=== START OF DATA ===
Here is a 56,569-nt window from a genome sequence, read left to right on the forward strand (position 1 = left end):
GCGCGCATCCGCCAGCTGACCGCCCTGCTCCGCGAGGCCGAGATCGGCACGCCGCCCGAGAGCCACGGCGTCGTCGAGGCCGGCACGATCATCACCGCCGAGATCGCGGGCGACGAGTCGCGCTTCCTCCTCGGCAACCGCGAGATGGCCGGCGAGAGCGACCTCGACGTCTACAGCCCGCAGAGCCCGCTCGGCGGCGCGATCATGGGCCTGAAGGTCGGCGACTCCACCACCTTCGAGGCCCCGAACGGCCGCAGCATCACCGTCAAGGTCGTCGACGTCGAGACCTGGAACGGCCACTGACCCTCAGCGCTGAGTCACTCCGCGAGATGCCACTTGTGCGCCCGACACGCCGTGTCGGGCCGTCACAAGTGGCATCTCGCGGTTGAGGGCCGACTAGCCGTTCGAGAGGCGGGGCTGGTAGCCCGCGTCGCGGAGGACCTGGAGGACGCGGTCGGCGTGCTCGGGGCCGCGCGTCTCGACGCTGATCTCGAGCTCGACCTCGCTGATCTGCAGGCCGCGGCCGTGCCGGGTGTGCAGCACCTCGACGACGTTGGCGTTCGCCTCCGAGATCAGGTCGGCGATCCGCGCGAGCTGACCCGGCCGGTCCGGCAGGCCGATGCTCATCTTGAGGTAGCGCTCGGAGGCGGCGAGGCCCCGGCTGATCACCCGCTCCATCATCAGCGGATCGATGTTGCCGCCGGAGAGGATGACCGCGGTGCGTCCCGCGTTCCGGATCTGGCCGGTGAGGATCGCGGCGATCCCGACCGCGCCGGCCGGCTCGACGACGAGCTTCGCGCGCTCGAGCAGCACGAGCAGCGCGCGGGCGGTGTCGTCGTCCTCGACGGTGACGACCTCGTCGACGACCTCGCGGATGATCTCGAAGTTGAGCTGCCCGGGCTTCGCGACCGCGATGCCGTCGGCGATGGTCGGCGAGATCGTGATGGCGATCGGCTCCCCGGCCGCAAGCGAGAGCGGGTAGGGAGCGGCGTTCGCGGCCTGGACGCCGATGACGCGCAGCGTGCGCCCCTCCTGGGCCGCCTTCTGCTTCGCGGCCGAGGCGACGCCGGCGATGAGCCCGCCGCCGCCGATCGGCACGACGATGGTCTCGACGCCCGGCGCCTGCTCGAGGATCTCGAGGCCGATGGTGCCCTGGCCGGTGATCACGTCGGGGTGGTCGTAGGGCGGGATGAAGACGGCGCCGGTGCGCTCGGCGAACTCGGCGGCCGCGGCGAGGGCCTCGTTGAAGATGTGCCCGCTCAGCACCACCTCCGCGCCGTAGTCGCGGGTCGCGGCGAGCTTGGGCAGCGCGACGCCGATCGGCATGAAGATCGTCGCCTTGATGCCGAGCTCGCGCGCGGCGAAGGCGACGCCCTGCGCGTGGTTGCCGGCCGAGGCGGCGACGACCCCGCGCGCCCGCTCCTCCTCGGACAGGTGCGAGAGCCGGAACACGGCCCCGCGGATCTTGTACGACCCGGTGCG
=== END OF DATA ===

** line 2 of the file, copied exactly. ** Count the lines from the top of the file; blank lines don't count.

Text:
GCGCGCATCCGCCAGCTGACCGCCCTGCTCCGCGAGGCCGAGATCGGCACGCCGCCCGAGAGCCACGGCGTCGTCGAGGCCGGCACGATCATCACCGCCGAGATCGCGGGCGACGAGTCGCGCTTCCTCCTCGGCAACCGCGAGATGGCCGGCGAGAGCGACCTCGACGTCTACAGCCCGCAGAGCCCGCTCGGCGGCGCGATCATGGGCCTGAAGGTCGGCGACTCCACCACCTTCGAGGCCCCGAACGGCCGCAGCATCACCGTCAAGGTCGTCGACGTCGAGACCTGGAACGGCCACTGACCCTCAGCGCTGAGTCACTCCGCGAGATGCCACTTGTGCGCCCGACACGCCGTGTCGGGCCGTCACAAGTGGCATCTCGCGGTTGAGGGCCGACTAGCCGTTCGAGAGGCGGGGCTGGTAGCCCGCGTCGCGGAGGACCTGGAGGACGCGGTCGGCGTGCTCGGGGCCGCGCGTCTCGACGCTGATCTCGAGCTCGACCTCGCTGATCTGCAGGCCGCGGCCGTGCCGGGTGTGCAGCACCTCGACGACGTTGGCGTTCGCCTCCGAGATCAGGTCGGCGATCCGCGCGAGCTGACCCGGCCGGTCCGGCAGGCCGATGCTCATCTTGAGGTAGCGCTCGGAGGCGGCGAGGCCCCGGCTGATCACCCGCTCCATCATCAGCGGATCGATGTTGCCGCCGGAGAGGATGACCGCGGTGCGTCCCGCGTTCCGGATCTGGCCGGTGAGGATCGCGGCGATCCCGACCGCGCCGGCCGGCTCGACGACGAGCTTCGCGCGCTCGAGCAGCACGAGCAGCGCGCGGGCGGTGTCGTCGTCCTCGACGGTGACGACCTCGTCGACGACCTCGCGGATGATCTCGAAGTTGAGCTGCCCGGGCTTCGCGACCGCGATGCCGTCGGCGATGGTCGGCGAGATCGTGATGGCGATCGGCTCCCCGGCCGCAAGCGAGAGCGGGTAGGGAGCGGCGTTCGCGGCCTGGACGCCGATGACGCGCAGCGTGCGCCCCTCCTGGGCCGCCTTCTGCTTCGCGGCCGAGGCGACGCCGGCGATGAGCCCGCCGCCGCCGATCGGCACGACGATGGTCTCGACGCCCGGCGCCTGCTCGAGGATCTCGAGGCCGATGGTGCCCTGGCCGGTGATCACGTCGGGGTGGTCGTAGGGCGGGATGAAGACGGCGCCGGTGCGCTCGGCGAACTCGGCGGCCGCGGCGAGGGCCTCGTTGAAGATGTGCCCGCTCAGCACCACCTCCGCGCCGTAGTCGCGGGTCGCGGCGAGCTTGGGCAGCGCGACGCCGATCGGCATGAAGATCGTCGCCTTGATGCCGAGCTCGCGCGCGGCGAAGGCGACGCCCTGCGCGTGGTTGCCGGCCGAGGCGGCGACGACCCCGCGCGCCCGCTCCTCCTCGGACAGGTGCGAGAGCCGGAACACGGCCCCGCGGATCTTGTACGACCCGGTGCG